A publication of the Archaeological Institute of America
An exclusive look at a little-known Iron Age cemetery
There's no clear path to Hire Benakal in the hills north of the Tungabhadra River in the southern Indian state of Karnataka. If you have to double back only two or three times on the way, you've done well. University of Chicago anthropology graduate student Andrew Bauer leads me through the thorns and boulders until we emerge on a high plain surrounded by ridges. He points out knee-high aligned stones and propped-up slabs that mark the edges of the site. As we navigate through it, we walk around a pile of house-sized boulders, and the massive scale of Hire Benakal, like a city skyline in the distance, becomes apparent.
On a gentle slope are scores of dolmens (megalithic tombs) resembling houses of cards—if playing cards were slabs of granite 10 feet tall and weighed 10 tons or more. The monuments were built over more than 1,000 years spanning the southern Indian Iron Age (1200-500 B.C.) and Early Historic (500 B.C.-A.D. 500) periods, and there are more than 1,000 of them across nearly 50 acres, from modest rock enclosures to mausoleum-like tombs.
Andrew Bauer surveys the central portion of Hire Benakal, a megalithic site in Karnataka, India, featuring scores of slab-supported tombs with walls and capstones weighing 10 tons or more. The enigmatic monuments are memorials, probably tombs, though no human remains have yet been found at the site. (Samir S. Patel)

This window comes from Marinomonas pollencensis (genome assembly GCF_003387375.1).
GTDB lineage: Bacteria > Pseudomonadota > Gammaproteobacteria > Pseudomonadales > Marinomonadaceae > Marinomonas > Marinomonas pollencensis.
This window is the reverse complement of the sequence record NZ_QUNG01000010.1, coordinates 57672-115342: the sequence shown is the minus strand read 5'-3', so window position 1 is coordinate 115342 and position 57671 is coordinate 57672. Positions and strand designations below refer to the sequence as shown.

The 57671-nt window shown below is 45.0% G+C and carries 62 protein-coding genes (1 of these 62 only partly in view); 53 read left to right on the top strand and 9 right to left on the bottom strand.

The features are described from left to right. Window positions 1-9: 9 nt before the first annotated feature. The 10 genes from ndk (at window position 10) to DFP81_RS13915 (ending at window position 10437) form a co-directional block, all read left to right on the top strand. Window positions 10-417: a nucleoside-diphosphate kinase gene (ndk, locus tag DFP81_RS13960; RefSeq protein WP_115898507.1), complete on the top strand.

Historical sources are vague, but Hire Benakal's existence may have been documented as early as the 1850s, and the site was first examined in detail by historian A. Sundara of Karnatak University in the 1960s. In 2007, Bauer conducted the first systematic survey of the site and its environs. It was long thought that the Iron Age people of India were nomadic, making a megalithic site such as Hire Benakal difficult to explain. But recent surveys, including Bauer's, have turned up many settlements, including two within a mile of Hire Benakal, that show the people lived in villages and practiced agriculture and pastoralism. "The site appears to be a principal center of culture in the region," says Sundara.
Though visiting the site today is an eerie experience—akin to walking through a ghost town of stone—Bauer has concluded that Hire Benakal was more than just an isolated cemetery; it was also a part of an active landscape, and a place where social status and inequality first began to develop. "We really understand the site much more in context now, because I surveyed all around it," he says. It was important socially and is absolutely overwhelming to the eye. If it were not so remote, Hire Benakal might be a national treasure.
Samir S. Patel is a senior editor at ARCHAEOLOGY.
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